The last decade has seen rapid development in single molecule manipulation of RNA and DNA. Measuring the response force for a particular manipulation has allowed the free energies of various nucleic acid structures and configurations to be determined. Optical tweezers represent a class of single molecule experiments that allows the energies and structural dynamics of DNA to be probed up to and beyond the transition from the double helix to its melted single strands. These experiments are capable of high force resolution over a wide dynamic range. Additionally, these investigations may be compared with results obtained when the nucleic acids are in the presence of proteins or other binding ligands. These ligands may bind into the major or minor groove of the double helix, intercalate between bases or associate with an already melted single strand of DNA. By varying solution conditions and the pulling dynamics, energetic and dynamic information may be deduced about the mechanisms of binding to nucleic acids, providing insight into the function of proteins and the utility of drug treatments.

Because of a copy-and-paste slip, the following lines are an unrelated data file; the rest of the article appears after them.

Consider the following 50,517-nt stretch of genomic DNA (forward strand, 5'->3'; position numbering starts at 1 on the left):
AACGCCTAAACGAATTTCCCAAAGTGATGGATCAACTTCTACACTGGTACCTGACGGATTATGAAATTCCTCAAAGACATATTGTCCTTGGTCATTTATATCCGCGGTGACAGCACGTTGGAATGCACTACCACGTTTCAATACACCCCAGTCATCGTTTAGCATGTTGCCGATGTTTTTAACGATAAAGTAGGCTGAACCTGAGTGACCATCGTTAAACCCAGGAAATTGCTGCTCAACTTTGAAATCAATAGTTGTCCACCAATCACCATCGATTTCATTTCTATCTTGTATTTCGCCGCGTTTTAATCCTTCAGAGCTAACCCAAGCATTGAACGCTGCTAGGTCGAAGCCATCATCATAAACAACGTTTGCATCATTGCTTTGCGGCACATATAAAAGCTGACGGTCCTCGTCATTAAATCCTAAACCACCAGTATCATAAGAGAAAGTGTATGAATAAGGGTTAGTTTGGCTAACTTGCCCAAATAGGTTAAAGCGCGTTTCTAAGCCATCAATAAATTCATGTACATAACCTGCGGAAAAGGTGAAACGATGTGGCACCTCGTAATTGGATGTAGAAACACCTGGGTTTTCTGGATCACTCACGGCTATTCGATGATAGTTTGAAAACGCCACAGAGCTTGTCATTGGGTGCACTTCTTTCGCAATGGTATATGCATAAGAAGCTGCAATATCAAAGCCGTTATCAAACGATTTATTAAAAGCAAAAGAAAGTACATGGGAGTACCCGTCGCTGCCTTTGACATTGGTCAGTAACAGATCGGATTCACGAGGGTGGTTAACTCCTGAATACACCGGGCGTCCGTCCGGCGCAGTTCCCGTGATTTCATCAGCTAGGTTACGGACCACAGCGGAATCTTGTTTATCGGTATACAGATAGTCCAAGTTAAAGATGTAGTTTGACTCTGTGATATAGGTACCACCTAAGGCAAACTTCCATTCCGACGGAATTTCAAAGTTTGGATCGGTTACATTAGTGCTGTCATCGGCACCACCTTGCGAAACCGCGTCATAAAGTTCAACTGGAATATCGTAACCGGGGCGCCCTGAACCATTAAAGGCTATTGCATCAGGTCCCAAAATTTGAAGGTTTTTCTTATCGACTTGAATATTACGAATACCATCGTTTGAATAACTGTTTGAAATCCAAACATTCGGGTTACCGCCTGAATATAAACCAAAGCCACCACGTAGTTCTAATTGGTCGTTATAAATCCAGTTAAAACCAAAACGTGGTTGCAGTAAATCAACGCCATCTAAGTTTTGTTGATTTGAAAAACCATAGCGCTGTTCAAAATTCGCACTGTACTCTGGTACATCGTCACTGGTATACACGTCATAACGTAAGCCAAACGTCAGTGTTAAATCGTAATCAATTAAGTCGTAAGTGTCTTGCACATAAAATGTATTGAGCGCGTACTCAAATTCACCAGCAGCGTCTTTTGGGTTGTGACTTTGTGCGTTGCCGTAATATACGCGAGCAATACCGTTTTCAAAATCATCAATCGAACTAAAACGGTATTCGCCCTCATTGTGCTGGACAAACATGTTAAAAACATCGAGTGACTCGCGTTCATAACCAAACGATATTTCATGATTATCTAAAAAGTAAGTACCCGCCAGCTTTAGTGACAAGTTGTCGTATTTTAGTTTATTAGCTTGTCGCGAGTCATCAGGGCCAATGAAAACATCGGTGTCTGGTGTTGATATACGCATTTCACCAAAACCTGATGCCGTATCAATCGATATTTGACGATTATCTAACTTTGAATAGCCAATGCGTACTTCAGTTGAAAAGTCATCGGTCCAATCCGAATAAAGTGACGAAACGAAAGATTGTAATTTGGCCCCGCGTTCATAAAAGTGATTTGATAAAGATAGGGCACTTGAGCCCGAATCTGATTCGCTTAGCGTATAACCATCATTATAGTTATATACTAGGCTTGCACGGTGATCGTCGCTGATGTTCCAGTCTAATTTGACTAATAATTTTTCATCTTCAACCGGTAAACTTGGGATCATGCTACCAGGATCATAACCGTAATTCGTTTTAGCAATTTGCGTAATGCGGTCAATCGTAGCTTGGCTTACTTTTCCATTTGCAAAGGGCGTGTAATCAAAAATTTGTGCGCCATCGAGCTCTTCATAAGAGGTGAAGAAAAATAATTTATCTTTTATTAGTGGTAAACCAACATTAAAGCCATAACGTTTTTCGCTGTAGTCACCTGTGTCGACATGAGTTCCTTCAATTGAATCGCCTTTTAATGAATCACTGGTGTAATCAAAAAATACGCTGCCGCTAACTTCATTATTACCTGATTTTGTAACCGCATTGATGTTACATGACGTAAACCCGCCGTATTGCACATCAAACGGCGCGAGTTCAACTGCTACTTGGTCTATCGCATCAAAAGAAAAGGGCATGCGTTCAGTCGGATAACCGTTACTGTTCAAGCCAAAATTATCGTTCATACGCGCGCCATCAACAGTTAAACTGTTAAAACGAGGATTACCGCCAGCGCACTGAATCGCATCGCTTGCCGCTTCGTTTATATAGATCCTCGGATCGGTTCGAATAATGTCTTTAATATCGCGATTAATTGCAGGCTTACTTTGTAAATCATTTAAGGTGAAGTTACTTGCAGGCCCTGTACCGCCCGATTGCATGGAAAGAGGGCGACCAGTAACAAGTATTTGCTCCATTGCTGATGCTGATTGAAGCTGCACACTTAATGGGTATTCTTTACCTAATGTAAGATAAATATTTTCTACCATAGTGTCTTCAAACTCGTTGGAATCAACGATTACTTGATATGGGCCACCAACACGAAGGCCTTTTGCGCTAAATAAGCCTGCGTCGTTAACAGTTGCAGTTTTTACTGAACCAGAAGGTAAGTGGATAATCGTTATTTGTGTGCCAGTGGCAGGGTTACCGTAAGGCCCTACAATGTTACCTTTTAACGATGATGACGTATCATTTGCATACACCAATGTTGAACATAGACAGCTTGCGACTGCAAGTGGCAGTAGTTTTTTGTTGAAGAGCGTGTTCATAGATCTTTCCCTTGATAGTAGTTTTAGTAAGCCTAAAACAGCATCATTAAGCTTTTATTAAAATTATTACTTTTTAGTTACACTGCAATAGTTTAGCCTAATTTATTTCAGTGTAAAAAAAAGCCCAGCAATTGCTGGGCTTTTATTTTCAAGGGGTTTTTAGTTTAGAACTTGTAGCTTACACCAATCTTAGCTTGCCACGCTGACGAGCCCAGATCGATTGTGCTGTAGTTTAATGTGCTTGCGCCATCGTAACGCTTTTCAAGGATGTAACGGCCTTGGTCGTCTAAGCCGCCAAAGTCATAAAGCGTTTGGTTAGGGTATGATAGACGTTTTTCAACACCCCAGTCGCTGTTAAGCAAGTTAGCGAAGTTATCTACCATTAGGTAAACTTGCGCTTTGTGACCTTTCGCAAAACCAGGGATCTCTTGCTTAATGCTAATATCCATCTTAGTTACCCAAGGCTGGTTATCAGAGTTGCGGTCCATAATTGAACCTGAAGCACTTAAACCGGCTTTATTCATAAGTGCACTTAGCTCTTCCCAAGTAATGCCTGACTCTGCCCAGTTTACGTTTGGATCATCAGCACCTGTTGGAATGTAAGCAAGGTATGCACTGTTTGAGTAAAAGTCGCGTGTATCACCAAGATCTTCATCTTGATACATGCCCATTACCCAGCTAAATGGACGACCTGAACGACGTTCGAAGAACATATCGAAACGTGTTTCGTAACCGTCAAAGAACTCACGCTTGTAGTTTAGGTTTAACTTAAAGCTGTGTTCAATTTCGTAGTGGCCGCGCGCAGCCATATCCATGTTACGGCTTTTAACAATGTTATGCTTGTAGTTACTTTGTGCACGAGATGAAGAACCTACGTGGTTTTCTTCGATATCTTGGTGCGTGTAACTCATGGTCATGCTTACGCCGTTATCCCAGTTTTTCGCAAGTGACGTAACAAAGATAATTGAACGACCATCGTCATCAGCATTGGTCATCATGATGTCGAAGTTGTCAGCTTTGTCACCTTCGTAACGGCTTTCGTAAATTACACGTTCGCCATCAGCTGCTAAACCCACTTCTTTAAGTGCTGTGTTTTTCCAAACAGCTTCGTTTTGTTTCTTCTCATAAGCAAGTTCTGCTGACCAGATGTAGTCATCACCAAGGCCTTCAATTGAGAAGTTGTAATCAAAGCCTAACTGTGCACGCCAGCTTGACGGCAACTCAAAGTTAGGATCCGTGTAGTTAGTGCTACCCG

(c) 2006 Wiley Periodicals, Inc.